PITTSBURGH -- Campaigning for wife Hillary Clinton on Monday, the eve of of her victory in this week's crucial Pennsylvania primary, former president Bill Clinton left little doubt about his own positive read of her controversial -- and perhaps telling -- ABC debate last week with rival Barack Obama.
This was an
affair that numerous critics blasted as having consisted of little more than an
orgy of "gotcha" questions - directed by co-hosts George Stephanopoulos
and Charlie Gibson to Obama, for the most part.
The former president, however, speaking on Monday, the last day of active campaigning, to a large crowd gathered in Pittsburgh's Market Square downtown boasted about "that one great debate where Hillary showed us she was ready to be president of the United States."
Warming up the audience for the candidate herself, whose campaign plane had been delayed, prospective First Husband Clinton recalled daughter Chelsea's recent affirmative answer to a questioner who asked whether she thought her mother would make a better president than her father had.
"I took a world of kidding," Clinton said. "At first, I tried to make light of it, saying, 'Did you ever see a family where the women didn't stick together....Then I gave a serious answer. I agreed with my daughter. I think she is the best candidate I have ever come across." Had she not been yoked in service to his own political career for so long, "she'd have been here earlier," the former president insisted.
Later, after candidate Clinton herself had arrived and addressed the crowd, the two of them worked opposite sections of the semi-circular rope line.
The former president headed our way. Asked about his wife's prospects in what was for her a must-win primary, he said, "I think she's in pretty good shape out there. They like her here. They know she's their girl." But he declined to make predictions about numbers.
"I don't know," he said. "She's been out-spent 3-1. And she, you know, she won in--they were dancing on her grave in Texas. She won anyway. And they never thought, after they out-spent her 2-1 in Ohio, she could still win by 10 points. So we'll see. She's got a lot of good supporters here. I'll just see. I don't know what's going to happen. It depends on a lot of things. I depends on how the undecided break. I literally don't know....That's not my job. My job is to get her as many votes as I can."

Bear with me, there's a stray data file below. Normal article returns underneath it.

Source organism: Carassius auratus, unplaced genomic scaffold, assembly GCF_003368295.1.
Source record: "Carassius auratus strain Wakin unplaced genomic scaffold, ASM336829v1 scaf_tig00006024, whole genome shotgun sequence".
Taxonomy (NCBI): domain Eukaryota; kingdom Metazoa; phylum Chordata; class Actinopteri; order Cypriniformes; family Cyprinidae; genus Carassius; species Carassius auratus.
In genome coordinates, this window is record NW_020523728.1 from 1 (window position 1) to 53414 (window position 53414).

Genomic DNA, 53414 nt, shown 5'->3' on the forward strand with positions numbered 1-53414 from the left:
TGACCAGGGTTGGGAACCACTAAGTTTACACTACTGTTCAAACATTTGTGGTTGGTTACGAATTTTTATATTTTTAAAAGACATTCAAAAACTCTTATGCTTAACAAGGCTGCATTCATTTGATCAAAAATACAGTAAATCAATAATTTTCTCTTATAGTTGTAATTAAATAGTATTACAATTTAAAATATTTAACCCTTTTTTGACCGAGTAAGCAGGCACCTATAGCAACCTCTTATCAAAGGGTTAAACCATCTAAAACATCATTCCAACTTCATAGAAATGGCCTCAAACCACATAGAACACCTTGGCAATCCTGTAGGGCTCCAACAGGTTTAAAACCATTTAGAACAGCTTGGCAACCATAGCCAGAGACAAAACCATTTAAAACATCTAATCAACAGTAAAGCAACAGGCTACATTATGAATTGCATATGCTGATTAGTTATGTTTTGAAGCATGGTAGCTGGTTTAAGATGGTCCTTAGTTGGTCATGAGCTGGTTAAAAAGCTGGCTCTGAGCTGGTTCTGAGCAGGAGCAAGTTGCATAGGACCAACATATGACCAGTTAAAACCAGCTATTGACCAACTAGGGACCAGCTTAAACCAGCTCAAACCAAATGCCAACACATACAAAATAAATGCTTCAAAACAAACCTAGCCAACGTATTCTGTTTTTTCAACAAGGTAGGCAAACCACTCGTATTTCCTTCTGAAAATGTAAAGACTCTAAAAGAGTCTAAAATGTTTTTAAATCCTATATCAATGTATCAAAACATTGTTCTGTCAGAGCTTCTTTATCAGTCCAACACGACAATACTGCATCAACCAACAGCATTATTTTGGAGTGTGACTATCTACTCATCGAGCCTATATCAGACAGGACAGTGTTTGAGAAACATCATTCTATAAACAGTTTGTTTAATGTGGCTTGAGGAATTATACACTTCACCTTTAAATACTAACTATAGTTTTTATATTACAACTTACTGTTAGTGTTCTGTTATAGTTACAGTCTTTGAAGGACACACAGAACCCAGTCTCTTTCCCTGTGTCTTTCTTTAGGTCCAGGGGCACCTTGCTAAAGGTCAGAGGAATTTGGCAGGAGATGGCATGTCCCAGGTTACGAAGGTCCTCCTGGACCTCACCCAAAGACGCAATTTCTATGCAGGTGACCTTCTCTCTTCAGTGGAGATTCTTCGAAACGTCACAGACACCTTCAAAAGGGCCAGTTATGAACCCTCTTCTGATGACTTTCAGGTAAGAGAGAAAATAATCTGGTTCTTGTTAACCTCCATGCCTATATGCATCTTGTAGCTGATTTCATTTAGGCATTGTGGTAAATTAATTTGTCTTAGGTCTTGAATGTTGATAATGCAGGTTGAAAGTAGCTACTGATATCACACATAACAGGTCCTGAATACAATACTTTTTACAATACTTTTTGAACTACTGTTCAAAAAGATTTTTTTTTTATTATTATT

All in all, Clinton's estimates, however cautiously expressed, turned out to be on point.
I asked Clinton about the weekend endorsement of his wife for this week's primary by Richard Mellon Scaife, the conservative owner and publisher of the Pittsburgh Tribune-Review and the principal architect and paymaster (to the tune of several million dollars) of what Hillary Clinton once famously called a "vast right-wing conspiracy" to embarrass and bring down her husband.
"I'm surprised," the former president answered, "but I'm, not-- you know, he, uh, I take him at their word. I think they were impressed that she had the guts to go see 'em. And they were - you know, I generally find this, that people who demonize you, once they get to knows you, they're surprised you're different than they imagined, and they like her. She made a lot of sense, and I take them at their word."
He declined to speculate on whether Hillary could expect an endorsement in the general election against Republican John McCain.
The Clintons' visit was followed by one later Monday by Obama, who drew, as usual, a massive rock concert-like crowd at an evening rally at the University of Pittsburgh, where the candidate was accompanied by his wife Michelle, by Pennsylvania's senator Bob Casey, who has endorsed Obama, and by Theresa Heinz, the widow of former Pennsylvania senator John Heinz who is currently married to Massachusetts senator, former presidential candidate, and Obama supporter John Kerry.
Citing an article in that day's Washington Post which depicted McCain as irascible and recounted several incidents of feuds with Senate colleagues, Stephanopoulos forced the Arizona senator on the defensive about his temperament.
For what it's worth, one of McCain's Republican colleagues
in the Senate, Tennessee's own Lamar Alexander, was asked, on the
occasion of his recent visit to the Flyer, if he had ever been on the
receiving end of one of McCain's outbursts.
"Yes, I have," the senator nodded gravely, going on to say,
"There are very few of us who haven't."